How a small river city is building a big port on the Illinois River
Not many cities of less than 2,500 residents can boast of a large-scale port, but someday, Henry will.
The Marshall County community sits along the Illinois River about 35 miles north of Peoria.
Henry Mayor Jeff Bergfeld says the idea first came about in 2006, when the city created a public-private partnership with the concrete company Ozinga Materials.
Ozinga is using city land as part of a gravel mining operation. In exchange, the company is slowly building Henry a port as they extract materials from the ground.
"The city of Henry doesn't have to expend the energy or resources, or have the expertise to mine a gravel pit to create a port," Bergfeld said. "We're doing that with the expertise of Ozinga Materials."
The city also receives royalties on the materials mined from its property. Bergfeld says it will probably take another 20 years for Ozinga to shift enough material to create the full 60-acre open water port, but there will be a big economic payoff for the community in the long run.
"Because of Henry's location not only on the river, but in between the Interstate 80 corridor between Princeton and Ottawa, as well as the Peoria market and the regional economy, I think that positions the port of Henry to deal with a lot of different commodities," he said.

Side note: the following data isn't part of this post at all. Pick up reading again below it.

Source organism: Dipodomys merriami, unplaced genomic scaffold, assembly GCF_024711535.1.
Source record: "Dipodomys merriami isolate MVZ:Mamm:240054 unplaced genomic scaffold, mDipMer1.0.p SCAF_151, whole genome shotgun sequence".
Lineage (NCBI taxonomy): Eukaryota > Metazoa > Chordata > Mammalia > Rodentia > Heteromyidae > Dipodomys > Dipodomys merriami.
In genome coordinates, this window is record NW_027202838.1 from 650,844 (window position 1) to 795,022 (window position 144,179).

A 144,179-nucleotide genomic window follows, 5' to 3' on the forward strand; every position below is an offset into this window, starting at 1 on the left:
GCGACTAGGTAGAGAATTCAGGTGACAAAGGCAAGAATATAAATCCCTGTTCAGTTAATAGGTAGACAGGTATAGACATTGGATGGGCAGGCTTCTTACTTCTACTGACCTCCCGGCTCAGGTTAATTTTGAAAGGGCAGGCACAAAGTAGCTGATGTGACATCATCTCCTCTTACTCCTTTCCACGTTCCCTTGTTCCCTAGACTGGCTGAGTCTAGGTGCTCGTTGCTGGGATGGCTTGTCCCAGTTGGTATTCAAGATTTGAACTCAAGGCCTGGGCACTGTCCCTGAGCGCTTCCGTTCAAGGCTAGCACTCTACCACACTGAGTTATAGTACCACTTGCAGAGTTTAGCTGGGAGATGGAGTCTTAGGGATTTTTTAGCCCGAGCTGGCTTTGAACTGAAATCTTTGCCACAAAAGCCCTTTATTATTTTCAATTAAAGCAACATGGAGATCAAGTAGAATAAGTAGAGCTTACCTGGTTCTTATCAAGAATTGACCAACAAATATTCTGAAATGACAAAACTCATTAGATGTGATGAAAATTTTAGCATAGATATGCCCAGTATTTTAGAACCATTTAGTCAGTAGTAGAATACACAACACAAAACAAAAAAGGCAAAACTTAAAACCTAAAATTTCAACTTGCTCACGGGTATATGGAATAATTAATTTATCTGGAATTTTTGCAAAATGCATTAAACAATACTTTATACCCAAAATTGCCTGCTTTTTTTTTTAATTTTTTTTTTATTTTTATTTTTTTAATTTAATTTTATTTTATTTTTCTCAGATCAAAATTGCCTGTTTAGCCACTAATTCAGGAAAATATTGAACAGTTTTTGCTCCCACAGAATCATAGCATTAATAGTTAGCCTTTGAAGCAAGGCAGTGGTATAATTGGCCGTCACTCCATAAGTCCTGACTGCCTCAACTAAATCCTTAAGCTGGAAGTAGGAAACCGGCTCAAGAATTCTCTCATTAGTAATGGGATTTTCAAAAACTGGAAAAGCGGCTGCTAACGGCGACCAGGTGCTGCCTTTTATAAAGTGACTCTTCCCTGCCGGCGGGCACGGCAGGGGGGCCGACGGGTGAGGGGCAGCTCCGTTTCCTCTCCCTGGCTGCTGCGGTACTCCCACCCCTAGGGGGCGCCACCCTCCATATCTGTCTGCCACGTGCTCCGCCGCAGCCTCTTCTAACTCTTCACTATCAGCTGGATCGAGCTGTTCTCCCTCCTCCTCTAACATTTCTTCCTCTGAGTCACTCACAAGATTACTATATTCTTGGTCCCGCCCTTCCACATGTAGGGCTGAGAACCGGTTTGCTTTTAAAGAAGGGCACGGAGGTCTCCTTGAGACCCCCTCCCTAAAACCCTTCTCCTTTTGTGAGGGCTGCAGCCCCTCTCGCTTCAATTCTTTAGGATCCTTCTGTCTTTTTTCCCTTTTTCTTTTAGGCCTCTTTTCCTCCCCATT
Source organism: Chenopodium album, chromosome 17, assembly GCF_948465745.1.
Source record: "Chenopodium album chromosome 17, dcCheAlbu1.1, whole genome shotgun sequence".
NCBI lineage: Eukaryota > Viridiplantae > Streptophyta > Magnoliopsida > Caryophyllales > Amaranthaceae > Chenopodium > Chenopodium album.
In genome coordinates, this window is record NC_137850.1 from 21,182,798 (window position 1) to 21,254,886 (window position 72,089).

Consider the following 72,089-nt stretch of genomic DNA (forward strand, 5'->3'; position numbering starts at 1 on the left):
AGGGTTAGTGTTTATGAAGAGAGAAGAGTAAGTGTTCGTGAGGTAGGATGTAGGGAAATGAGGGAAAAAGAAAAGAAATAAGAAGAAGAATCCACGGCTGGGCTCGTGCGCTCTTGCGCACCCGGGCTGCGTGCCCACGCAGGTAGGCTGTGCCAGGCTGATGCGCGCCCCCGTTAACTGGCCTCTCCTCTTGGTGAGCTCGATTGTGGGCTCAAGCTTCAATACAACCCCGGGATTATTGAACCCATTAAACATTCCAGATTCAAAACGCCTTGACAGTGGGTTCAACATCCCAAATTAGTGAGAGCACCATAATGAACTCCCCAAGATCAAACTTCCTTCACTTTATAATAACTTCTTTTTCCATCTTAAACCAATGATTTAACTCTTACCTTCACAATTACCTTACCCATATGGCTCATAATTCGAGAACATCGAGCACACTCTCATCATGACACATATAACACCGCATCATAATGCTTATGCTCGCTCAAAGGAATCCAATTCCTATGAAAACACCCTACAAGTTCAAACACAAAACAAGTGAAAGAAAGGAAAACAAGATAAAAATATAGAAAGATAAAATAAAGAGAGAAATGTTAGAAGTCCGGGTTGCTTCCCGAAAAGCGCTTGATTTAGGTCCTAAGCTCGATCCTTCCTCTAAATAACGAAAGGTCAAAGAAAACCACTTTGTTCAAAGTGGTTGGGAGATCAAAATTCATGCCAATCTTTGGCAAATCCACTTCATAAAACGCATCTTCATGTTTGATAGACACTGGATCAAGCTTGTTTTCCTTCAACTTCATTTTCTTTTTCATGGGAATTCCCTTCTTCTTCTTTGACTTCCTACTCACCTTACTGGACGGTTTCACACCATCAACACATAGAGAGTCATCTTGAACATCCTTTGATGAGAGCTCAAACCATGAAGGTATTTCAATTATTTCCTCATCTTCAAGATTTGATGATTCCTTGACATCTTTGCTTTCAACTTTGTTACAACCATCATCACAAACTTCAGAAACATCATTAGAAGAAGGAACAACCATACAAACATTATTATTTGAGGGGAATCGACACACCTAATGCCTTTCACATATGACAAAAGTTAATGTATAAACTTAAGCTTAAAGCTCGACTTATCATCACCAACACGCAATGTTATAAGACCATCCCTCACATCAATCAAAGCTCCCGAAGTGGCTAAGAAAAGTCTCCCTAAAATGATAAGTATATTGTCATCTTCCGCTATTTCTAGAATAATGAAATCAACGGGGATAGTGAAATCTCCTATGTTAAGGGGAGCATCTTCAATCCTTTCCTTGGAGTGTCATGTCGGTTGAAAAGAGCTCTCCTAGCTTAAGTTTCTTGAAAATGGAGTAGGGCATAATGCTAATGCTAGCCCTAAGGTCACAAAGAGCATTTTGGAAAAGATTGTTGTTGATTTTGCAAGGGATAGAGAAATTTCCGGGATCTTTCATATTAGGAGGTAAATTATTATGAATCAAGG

Bergfeld said Henry is well-situated as a stop for cargo as it heads up through the Panama Canal, the Gulf of Mexico, and the Mississippi River on the way to the Great Lakes. A port may also attract other industrial uses, such as agricultural processing facilities.
There's also a proposal to create a transfer station for baled and wrapped solid waste from the city of Chicago. Bergfeld said moving that waste by barge would significantly reduce the truck mileage needed to move Chicago's garbage.
U.S. Rep. Darin LaHood (R-Dunlap) is requesting a $3.2 million earmark in the upcoming federal budget towards the waste project.
Bergfeld says a small town like Henry doesn't have the economic development staff and grant writing expertise to navigate their process of constructing a multimillion dollar port on its own, but a dedicated team of citizens is still working to make the Port of Henry a reality.
"You've still got to have the council people, the clerk's office, the mayor's office, the public works guys, and even some of the volunteers in the community all putting in the time and effort to try to make these things happen," Bergfeld said.